This course seeks to provide a roadmap to provide the participant with the underlying science, technology, and attendant economic policy needed to permit future generations to use the sun as a renewable and sustainable energy source and to advance the time at which this is realized on a large scale. The course will focus on the following topic areas:
- Global energy scaling calculations. The instructors’ calculations are now used by scientists, investors, and policy makers. The instructor will share these calculations in the course and then show students how to perform new (and their own) calculations.
- Bioenergy conversion. The science behind bioenergy conversion will be discussed. An emphasis will be placed on limitations of bioenergy conversion. From the science platform developed by the instructor, many investors worldwide have designed investment portfolios. The emphasis will be on the science, not investment. With this knowledge, investment strategies follow.
- Biological energy conversion will be discussed. This aspect of the course will focus on: (1) the mechanism of biological energy conversion, photosynthesis and lessons learned from the process for the design of a comprehensive energy module (electricity and fuel storage), (2) hydrogenase and how Nature makes hydrogen, and (3) the oxygen evolving complex and how Nature makes oxygen.
- Photosynthesis. The principles of mimicking Nature involve solar capture and conversion and then the storage of this energy in oxygen and hydrogen produced from water splitting.
- Photovoltaics. To achieve low solar (electrical or chemical) cost to power ratios, at least four approaches are possible. Various technologies will be presented ranging from the most technology intensive endeavors to the most basic research intensive endeavors in the PV field.
- Solar Photochemical. Solar energy is intermittent and must be stored and dispatched to be useful on a large scale. Thus chemical fuels must be produced to provide a useable primary energy system from this intermittent source. A focus of this initiative is to develop catalysts, that when interfaced to the PVs, are capable of translating the light capture and charge separation function of the PV, into useful fuel forming reactions. To do this, several basic chemistry, (bio-) engineering, materials and theory problems need to be addressed that will permit catalysts to be developed and then interfaced to PVs.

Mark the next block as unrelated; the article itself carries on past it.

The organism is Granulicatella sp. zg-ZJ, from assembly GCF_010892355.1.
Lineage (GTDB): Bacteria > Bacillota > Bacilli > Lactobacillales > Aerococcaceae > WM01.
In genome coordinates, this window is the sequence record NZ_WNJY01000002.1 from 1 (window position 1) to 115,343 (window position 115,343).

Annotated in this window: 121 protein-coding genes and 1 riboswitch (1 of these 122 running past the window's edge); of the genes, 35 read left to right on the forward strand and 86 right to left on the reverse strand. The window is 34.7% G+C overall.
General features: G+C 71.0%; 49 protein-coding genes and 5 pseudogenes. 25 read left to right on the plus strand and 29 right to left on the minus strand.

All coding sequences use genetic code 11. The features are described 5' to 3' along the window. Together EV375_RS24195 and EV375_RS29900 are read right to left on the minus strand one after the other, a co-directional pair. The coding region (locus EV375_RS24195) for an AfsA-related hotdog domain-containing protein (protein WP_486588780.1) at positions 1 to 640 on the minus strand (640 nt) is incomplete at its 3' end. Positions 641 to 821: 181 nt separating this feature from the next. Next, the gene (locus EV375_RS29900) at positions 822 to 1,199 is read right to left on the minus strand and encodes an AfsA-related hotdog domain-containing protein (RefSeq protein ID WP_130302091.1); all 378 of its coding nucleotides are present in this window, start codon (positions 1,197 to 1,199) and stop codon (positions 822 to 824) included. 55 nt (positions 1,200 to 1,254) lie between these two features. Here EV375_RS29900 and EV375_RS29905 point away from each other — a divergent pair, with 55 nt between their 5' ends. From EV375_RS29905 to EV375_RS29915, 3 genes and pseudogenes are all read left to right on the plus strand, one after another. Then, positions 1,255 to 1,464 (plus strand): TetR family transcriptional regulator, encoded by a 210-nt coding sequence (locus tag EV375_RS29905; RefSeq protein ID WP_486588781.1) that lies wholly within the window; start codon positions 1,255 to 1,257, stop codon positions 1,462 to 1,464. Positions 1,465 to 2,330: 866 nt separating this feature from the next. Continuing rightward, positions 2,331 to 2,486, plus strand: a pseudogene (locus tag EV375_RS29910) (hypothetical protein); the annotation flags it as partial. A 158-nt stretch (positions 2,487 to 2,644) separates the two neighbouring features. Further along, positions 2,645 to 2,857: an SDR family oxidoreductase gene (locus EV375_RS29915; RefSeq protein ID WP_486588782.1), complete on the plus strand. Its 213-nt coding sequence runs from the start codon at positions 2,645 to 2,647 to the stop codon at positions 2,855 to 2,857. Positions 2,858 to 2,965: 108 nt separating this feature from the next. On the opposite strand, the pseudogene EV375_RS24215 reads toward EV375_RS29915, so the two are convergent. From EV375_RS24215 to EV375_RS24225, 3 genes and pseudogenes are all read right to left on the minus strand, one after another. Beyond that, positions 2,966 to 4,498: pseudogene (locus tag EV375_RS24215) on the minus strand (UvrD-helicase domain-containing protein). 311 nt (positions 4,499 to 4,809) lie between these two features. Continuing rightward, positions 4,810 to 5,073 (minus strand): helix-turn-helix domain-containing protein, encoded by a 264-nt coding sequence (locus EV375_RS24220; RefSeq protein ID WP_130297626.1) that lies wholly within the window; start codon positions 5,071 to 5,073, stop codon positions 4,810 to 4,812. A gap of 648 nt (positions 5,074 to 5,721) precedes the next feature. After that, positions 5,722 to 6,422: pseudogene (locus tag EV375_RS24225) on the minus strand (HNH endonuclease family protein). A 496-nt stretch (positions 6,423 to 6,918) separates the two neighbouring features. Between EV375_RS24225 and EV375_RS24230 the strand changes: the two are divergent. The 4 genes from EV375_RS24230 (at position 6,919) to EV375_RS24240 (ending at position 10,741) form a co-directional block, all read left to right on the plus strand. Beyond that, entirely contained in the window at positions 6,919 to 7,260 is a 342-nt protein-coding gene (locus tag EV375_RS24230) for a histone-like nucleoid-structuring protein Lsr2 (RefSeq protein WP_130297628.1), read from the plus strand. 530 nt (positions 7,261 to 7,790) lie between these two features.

- Catalysis. The catalysis of other small molecules of energy consequence will be discussed including carbon dioxide and methane.
- Energy Policy. Economic and social science policy research initiatives are needed to enable introduction of a solar energy technology. Successful development and introduction of solar technology depends on effective and responsible public management and policies through the entire innovation cycle. Some of the most pertinent issues will be introduced at the conclusion of the course.
Course schedule and registration times
2013 schedule will be posted in early spring.
Class runs 9:00 am - 5:00 pm every day.
Registration is on Monday morning from 8:15 - 8:45 am.
Please note that laptops are required for this course.
Technical Staff, MIT Lincoln Laboratory
"All speakers where extremely dynamic. Five days of lectures, and my mind never wandered off any of the presentations. Unbelievable! Well proportioned mix between high level overview and more detailed scientific explanations."
Assistant Professor from Wentworth Institute of Technology
"Professor Nocera brought in numerous experts from various aspects of the solar energy field. They all had their own perspectives, all a little different, giving a balanced view overall. "
Partner, Goodwin Procter LLP
"It was great to hear about the range of technologies being investigated and the scientific, engineering and technical issues involved, particularly from such an impressive group of experts. It was informative, thought provoking, and a lot of fun."
About The Lecturers
For more information about the course lecturers listed below click here.
Course Director: Daniel G. Nocera, Henry Dreyfus Professor of Energy at the Massachusetts Institute of Technology.
Professor Nocera will enlist world experts in climate modeling, photovoltaics and catalysis. These scientists from all over the world, are leaders in their subject areas and include: Ronald G. Prinn, James Anderson, Howard Herzog, Robert C. Armstrong, Tonio Buonassisi, Thomas Kempa, Mircea Dinca, Thomas D. Jarvi, Matthew Kanan, Joshua Linn, and Mike Decelle.
This course takes place on the MIT campus in Cambridge, Massachusetts. We can also offer this course for groups of employees at your location. Please contact the Short Programs office for further details.
- ‘Artificial leaf’ makes fuel from sunlight--a September 30, 2011 MIT News article offers information about Professor Nocera's research to develop a device that combines a solar cell with a catalyst to split water molecules and generate energy.
- Speaking at the National Meeting of the American Chemical Society in California, MIT Professor Daniel claims to have created an artificial leaf made from stable and inexpensive materials that mimics nature’s photosynthesis process. Click here to read the March 28, 2011 news story in Wired Magazine.
- Professor Nocera spoke about his ideas on "personalized" energy during an MIT campus lecture on September 15, 2009--click here to read the article and watch the video.